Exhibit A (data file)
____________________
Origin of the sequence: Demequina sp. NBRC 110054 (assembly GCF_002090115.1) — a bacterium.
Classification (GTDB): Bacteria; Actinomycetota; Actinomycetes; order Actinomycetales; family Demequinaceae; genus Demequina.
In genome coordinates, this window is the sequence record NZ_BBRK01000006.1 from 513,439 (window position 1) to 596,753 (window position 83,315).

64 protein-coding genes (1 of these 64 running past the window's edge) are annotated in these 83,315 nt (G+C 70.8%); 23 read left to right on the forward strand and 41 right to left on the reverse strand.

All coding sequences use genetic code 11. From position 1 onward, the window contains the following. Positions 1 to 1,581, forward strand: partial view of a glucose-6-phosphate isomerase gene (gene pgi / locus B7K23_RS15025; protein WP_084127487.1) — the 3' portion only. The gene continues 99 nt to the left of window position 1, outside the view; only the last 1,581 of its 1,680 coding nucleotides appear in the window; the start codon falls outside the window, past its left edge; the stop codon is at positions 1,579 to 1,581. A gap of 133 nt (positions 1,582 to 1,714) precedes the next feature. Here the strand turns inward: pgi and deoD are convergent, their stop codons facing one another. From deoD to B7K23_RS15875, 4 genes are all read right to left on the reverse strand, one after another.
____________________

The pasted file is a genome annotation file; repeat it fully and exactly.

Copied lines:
Origin of the sequence: Demequina sp. NBRC 110054 (assembly GCF_002090115.1) — a bacterium.
Classification (GTDB): Bacteria; Actinomycetota; Actinomycetes; order Actinomycetales; family Demequinaceae; genus Demequina.
In genome coordinates, this window is the sequence record NZ_BBRK01000006.1 from 513,439 (window position 1) to 596,753 (window position 83,315).

64 protein-coding genes (1 of these 64 running past the window's edge) are annotated in these 83,315 nt (G+C 70.8%); 23 read left to right on the forward strand and 41 right to left on the reverse strand.

All coding sequences use genetic code 11. From position 1 onward, the window contains the following. Positions 1 to 1,581, forward strand: partial view of a glucose-6-phosphate isomerase gene (gene pgi / locus B7K23_RS15025; protein WP_084127487.1) — the 3' portion only. The gene continues 99 nt to the left of window position 1, outside the view; only the last 1,581 of its 1,680 coding nucleotides appear in the window; the start codon falls outside the window, past its left edge; the stop codon is at positions 1,579 to 1,581. A gap of 133 nt (positions 1,582 to 1,714) precedes the next feature. Here the strand turns inward: pgi and deoD are convergent, their stop codons facing one another. From deoD to B7K23_RS15875, 4 genes are all read right to left on the reverse strand, one after another.